Brief Brief Dashiell v. State, 214 Md. App. 684 (2013)
Issue: Elements of Affray and defenses.
Background: Defendant was convicted of involuntary manslaughter. On appeal, three issues were raised: 1) whether the trial court erred in instructing the jury that self-defense is not a defense to affray; 2) whether the trial court erred in allowing the jury to consider affray as an unlawful underlying act for involuntary manslaughter because the State failed to show that the fight occurred in public or caused terror to the people; and 3) whether the trial court erred in refusing to instruct the jury that defense of property may be a defense to assault and affray. Case was reversed and remanded due to issue one. Issues two and three discussed due to probability of retrial. Id. at 688.
“An ‘affray,’ a common law offense, has been defined as ‘the fighting together of two or more persons, either by mutual consent or otherwise, in some public place, to the terror of the people.’” Id. at 689 citing Hickman v. State, 193 Md. App. 238, 248 (2010).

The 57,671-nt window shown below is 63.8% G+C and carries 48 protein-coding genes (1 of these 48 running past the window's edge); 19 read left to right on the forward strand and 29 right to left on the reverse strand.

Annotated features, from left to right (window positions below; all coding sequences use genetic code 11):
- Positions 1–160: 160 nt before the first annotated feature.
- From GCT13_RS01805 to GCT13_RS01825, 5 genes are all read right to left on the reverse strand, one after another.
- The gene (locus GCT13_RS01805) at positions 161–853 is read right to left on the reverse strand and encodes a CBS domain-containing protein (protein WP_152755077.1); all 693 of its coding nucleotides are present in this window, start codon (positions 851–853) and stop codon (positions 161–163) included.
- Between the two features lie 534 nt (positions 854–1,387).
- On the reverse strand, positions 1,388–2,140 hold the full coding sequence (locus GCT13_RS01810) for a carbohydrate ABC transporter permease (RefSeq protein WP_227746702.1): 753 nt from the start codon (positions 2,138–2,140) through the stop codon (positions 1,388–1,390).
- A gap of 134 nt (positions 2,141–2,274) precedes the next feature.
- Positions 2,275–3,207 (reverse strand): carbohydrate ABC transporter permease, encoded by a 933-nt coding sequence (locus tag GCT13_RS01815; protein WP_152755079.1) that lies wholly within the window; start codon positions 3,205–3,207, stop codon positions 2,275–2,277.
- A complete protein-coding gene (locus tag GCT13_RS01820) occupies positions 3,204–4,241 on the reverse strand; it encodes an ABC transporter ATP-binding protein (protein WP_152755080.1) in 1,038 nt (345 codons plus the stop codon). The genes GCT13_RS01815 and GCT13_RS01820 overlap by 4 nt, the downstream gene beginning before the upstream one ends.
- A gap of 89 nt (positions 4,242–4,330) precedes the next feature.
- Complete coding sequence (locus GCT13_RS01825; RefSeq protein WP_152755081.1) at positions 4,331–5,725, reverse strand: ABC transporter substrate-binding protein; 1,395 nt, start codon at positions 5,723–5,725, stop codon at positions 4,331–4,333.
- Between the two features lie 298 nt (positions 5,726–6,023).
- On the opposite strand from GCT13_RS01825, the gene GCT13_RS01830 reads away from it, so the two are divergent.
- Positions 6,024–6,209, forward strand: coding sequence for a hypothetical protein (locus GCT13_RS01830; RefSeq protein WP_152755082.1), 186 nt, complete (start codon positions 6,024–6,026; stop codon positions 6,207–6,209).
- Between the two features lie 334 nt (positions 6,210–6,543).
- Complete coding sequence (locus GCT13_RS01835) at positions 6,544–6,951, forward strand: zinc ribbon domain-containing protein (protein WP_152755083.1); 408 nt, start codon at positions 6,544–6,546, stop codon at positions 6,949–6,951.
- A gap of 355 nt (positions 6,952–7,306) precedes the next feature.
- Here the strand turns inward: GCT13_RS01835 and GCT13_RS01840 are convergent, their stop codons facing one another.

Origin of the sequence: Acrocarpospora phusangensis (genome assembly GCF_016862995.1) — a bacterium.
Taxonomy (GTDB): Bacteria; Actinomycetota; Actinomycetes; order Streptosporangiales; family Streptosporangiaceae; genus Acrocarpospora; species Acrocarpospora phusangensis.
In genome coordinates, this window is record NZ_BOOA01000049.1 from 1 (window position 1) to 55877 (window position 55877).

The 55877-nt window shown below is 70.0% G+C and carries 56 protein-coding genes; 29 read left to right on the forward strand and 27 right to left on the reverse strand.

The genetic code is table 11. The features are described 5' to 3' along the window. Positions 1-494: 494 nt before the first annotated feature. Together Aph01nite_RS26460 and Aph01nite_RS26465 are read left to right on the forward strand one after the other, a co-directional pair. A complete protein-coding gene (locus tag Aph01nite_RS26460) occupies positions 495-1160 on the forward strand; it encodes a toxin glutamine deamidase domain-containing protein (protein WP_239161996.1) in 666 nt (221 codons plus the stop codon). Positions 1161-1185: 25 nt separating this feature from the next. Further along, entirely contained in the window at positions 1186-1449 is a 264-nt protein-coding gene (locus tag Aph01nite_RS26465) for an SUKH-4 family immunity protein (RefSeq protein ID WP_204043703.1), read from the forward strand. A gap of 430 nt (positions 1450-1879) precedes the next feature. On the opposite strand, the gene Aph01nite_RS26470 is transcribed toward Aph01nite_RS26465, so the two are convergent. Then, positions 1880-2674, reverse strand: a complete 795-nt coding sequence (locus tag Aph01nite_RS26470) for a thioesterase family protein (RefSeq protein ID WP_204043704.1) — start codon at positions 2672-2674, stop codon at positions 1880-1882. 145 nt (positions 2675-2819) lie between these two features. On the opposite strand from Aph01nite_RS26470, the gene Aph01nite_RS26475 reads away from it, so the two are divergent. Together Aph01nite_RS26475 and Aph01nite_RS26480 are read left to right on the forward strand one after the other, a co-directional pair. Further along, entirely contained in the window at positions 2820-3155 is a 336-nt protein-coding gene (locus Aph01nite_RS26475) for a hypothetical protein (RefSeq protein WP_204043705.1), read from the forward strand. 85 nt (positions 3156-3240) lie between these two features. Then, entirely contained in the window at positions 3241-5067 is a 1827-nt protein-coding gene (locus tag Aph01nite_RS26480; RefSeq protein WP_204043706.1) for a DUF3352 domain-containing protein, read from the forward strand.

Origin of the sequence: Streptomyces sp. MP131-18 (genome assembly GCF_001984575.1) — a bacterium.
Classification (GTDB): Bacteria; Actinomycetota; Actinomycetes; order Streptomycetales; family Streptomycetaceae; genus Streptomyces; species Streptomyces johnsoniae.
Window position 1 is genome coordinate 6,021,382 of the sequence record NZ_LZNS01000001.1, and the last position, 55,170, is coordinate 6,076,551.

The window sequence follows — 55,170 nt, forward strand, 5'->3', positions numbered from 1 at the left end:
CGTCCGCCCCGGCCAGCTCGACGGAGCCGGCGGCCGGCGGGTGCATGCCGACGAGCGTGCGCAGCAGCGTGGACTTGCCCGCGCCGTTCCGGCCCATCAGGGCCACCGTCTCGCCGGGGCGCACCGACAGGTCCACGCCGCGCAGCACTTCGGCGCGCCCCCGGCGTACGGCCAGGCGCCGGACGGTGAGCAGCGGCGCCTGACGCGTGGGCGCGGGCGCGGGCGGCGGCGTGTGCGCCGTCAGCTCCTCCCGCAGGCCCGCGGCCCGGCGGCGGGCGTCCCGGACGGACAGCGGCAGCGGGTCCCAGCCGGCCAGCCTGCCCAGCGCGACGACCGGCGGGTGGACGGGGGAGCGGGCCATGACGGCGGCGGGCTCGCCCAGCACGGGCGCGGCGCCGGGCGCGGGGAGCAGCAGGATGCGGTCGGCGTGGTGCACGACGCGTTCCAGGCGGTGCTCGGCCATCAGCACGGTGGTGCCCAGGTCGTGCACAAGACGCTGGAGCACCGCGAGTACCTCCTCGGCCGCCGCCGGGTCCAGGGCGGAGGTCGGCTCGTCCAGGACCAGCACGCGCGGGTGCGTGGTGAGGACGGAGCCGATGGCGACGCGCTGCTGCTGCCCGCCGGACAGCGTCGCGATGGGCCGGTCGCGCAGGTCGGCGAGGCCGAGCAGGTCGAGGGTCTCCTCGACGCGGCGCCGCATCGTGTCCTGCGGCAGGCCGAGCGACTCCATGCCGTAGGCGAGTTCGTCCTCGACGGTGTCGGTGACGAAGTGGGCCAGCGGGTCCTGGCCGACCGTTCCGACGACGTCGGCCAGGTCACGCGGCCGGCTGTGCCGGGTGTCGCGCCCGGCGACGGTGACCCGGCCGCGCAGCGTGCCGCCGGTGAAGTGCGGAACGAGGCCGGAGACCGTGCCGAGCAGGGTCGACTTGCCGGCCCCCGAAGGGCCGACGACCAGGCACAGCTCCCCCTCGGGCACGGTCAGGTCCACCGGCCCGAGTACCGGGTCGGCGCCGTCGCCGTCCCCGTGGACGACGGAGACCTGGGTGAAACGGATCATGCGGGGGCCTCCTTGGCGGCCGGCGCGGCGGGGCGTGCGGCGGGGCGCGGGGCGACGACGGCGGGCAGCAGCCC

“To establish an affray, the State need only show that the acts and surrounding circumstances were ‘likely to strike terror in anyone,’ not that it actually has in any specific individual.” Id. at 691 citing State v. Schlamp, 390 Md. at 737.
“Self-defense… may be invoked as a defense to affray.” Id. at 691.
“There are two ways a fight may be deemed ‘mutual’ for the purposes of affray. To be found guilty, a person ‘must be unlawfully fighting, either by agreement, or have brought the fight himself.’ But whether ‘mutuality’ means that there was an agreement to fight or that the accused provoked the fight, mutuality remains a question of fact and thus falls within the provenance of the finder of fact.” Id. at 695 citing Atkins v. State, 421 Md. 434, 443 (2011).
“It is incumbent, upon the trial court, upon request, to instruct the jury regarding self-defense, whenever that issue s generated by the evidence.” Id. at 695.